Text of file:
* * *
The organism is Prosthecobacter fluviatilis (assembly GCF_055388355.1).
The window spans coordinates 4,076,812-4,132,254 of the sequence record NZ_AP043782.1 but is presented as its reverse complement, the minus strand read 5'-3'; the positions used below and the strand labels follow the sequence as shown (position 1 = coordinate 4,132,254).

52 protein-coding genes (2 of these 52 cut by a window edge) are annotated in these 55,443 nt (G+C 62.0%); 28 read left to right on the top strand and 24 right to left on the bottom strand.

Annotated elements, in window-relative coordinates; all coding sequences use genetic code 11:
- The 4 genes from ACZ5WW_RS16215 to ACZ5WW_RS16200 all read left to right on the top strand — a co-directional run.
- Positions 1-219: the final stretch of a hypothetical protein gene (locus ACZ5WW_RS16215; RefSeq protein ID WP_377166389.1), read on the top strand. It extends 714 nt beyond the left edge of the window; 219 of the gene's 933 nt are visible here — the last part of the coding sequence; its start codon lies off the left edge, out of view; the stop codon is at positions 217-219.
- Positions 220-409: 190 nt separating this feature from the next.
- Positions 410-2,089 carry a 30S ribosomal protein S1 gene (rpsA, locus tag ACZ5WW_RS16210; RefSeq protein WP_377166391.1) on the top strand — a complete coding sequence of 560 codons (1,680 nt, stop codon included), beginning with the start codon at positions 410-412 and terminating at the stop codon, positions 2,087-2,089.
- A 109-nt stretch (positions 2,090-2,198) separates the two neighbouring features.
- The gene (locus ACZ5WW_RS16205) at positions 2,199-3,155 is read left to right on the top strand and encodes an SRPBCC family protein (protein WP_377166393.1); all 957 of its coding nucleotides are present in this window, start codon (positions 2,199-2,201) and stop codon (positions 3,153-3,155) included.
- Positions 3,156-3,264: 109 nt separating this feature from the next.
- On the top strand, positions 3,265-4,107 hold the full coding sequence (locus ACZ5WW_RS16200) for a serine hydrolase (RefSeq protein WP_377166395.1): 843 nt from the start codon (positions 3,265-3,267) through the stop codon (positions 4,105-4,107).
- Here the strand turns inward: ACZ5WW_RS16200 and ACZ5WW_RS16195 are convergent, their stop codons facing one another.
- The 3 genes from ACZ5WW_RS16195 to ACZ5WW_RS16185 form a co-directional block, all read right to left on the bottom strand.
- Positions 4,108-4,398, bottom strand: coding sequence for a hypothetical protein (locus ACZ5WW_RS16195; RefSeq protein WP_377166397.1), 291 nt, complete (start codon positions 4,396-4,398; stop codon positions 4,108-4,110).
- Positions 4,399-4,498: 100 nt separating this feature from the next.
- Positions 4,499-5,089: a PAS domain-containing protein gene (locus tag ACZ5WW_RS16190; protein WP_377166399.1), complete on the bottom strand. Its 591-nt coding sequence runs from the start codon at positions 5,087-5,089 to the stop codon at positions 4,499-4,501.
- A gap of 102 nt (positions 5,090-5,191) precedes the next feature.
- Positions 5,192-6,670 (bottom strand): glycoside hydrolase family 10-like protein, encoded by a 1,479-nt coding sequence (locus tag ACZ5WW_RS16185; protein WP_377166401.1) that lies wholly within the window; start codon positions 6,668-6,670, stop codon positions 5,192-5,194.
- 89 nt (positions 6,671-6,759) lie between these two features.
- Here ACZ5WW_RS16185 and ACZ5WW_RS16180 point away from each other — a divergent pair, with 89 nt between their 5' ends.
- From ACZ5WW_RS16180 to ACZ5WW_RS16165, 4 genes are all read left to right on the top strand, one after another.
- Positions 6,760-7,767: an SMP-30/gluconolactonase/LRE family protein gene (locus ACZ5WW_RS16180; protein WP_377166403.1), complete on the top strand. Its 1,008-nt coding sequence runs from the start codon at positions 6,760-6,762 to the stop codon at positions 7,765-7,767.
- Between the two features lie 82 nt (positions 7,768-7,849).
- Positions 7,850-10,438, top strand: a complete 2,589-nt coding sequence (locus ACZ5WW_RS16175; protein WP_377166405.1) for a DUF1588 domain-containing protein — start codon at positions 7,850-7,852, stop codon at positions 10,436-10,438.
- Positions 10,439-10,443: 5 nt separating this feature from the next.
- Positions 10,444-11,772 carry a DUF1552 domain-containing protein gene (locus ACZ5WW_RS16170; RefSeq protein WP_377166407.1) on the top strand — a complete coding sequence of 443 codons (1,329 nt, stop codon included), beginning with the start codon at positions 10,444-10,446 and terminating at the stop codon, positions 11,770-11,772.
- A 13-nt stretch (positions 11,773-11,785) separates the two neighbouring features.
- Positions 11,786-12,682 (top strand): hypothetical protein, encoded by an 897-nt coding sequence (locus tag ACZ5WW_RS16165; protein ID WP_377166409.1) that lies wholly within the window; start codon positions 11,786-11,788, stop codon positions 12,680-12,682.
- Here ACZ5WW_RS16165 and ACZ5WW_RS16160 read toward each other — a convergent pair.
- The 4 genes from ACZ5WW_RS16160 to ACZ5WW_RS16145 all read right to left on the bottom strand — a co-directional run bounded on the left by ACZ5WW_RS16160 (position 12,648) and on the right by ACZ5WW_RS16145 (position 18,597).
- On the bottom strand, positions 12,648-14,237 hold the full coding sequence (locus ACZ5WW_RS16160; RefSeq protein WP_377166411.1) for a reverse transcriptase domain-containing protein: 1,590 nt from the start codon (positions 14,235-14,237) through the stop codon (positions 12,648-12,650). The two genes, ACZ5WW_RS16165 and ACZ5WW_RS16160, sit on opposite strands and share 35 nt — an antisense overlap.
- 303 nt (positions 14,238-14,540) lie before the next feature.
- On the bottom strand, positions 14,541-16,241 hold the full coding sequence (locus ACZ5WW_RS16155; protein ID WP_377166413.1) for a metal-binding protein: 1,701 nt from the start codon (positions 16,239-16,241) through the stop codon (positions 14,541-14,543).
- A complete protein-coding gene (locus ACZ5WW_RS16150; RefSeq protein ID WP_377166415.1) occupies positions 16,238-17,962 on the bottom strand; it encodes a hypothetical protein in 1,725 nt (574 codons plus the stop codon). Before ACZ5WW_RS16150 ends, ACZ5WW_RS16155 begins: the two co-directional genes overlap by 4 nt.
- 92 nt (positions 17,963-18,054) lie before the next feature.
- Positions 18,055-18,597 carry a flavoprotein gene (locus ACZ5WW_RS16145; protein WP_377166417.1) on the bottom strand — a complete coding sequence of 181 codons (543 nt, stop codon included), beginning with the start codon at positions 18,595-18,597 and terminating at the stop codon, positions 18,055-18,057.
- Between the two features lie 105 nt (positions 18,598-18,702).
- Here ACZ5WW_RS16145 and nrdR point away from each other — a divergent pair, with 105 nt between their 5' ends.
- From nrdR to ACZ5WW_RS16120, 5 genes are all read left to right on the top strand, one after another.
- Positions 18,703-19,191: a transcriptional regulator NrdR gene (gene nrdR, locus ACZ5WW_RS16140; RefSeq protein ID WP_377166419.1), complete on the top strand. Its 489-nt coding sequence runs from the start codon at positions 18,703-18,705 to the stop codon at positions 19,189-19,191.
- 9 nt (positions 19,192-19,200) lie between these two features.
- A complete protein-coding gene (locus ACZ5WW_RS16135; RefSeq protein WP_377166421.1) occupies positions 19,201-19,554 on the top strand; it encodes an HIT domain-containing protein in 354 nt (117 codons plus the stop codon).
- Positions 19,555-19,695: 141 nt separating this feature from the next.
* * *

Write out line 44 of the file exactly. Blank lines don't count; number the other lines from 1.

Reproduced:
- Positions 19,555-19,695: 141 nt separating this feature from the next.